Georgia budget problems unsolved

ATLANTA, April 22 (UPI) -- The end of the 2003 session of the Georgia General Assembly is near and no solution to the state's budget crisis is in sight.

Republican Gov. Sonny Perdue wants to raise tobacco taxes and so do Democratic leaders, but the GOP-dominated Senate hasn't budged.


Perdue's $178 million increase in the tobacco tax passed the House last week, but after the 33-day deadline for passing in at least one chamber.

That means it will take a two-thirds vote in the Senate to take it up. The Senate has taken no action, turning its attention on Tuesday to 80 other bills, including the volatile state flag issue.

But the only bill the General Assembly has to pass by law is the $16 billion budget, and it is expected to get done.

The session's last day is Thursday, but that could be stretched until Friday when the budget could be dealt with. There also is gloomy talk about a special session beginning Monday.

"The only question is whether we come back here Monday," Senate Republican Majority Leader Tom Price told the Atlanta Journal and Constitution. "And nobody wants to come back here."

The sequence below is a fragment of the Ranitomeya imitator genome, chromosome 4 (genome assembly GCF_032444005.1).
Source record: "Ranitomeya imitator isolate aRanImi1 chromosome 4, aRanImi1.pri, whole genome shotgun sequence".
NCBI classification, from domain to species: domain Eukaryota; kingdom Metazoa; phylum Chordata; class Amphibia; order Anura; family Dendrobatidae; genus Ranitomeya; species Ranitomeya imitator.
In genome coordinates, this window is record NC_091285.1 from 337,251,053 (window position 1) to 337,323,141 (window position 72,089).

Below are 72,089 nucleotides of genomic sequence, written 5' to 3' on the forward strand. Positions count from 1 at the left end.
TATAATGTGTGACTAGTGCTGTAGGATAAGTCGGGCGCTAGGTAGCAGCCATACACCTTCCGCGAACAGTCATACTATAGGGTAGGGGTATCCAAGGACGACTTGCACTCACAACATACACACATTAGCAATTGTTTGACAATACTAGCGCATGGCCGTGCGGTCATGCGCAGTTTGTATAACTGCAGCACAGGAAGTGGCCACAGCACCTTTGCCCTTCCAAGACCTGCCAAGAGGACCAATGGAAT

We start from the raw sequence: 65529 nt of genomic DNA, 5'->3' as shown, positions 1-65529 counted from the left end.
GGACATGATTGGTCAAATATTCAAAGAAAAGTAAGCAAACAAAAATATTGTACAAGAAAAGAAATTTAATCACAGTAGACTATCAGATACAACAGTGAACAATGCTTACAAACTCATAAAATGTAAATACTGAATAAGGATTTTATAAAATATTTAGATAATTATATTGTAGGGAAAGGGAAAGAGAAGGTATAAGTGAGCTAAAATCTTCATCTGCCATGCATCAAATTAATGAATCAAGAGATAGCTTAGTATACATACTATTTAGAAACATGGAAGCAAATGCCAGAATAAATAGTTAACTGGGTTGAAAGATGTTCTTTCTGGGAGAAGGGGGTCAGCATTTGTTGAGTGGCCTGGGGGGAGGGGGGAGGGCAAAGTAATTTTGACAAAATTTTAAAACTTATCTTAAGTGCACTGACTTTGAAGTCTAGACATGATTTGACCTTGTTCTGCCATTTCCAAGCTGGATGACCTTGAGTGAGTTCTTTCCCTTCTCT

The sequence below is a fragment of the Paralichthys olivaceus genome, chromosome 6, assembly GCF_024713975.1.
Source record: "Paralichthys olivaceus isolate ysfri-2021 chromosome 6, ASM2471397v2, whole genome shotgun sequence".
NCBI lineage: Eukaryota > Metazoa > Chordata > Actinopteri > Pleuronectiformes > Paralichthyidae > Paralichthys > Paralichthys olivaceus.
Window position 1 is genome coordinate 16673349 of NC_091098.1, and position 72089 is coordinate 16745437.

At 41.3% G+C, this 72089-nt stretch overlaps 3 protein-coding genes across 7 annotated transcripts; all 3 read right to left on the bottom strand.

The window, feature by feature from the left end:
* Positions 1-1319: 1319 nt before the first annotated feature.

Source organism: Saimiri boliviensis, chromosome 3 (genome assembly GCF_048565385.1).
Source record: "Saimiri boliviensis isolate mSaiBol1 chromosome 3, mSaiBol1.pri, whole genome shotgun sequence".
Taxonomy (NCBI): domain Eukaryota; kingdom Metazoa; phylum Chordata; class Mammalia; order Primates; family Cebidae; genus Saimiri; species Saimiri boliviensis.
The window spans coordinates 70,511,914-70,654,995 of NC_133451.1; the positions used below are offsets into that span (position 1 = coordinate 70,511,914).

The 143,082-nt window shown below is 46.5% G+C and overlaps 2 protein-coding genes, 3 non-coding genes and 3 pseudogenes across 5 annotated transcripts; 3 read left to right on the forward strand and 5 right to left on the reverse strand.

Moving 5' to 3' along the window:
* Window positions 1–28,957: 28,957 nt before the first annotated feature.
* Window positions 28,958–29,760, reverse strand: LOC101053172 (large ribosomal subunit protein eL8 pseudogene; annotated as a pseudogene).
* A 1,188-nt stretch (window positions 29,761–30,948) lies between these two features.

If the tobacco tax fails, $178 million in programs would have to be cut. Perdue has already given up on a number of other tax proposals.

The governor abandoned plans early in the session to roll back homestead tax exemptions, a move started by his predecessor, former Gov. Roy Barnes. He scrapped another plan to raise liquor taxes a few weeks later.

Then the tobacco tax increase made it to the House floor, but it was rejected by both parties in a one-sided vote.

Democratic leaders who run the House gave it another try Thursday and this time it passed by one vote.

But that produced the problem with the 33-day deadline. In any event the measure must move through a conference committee of the two chambers, and with a Republican Senate and a Democratic House, that won't be easy.

The flag debate is over whether to return to the old flag, which contained the Confederate battle flag. If it passes, it would undergo a referendum.

But if the Senate votes to change the legislation in any way, it would go back to House and an uncertain fate.

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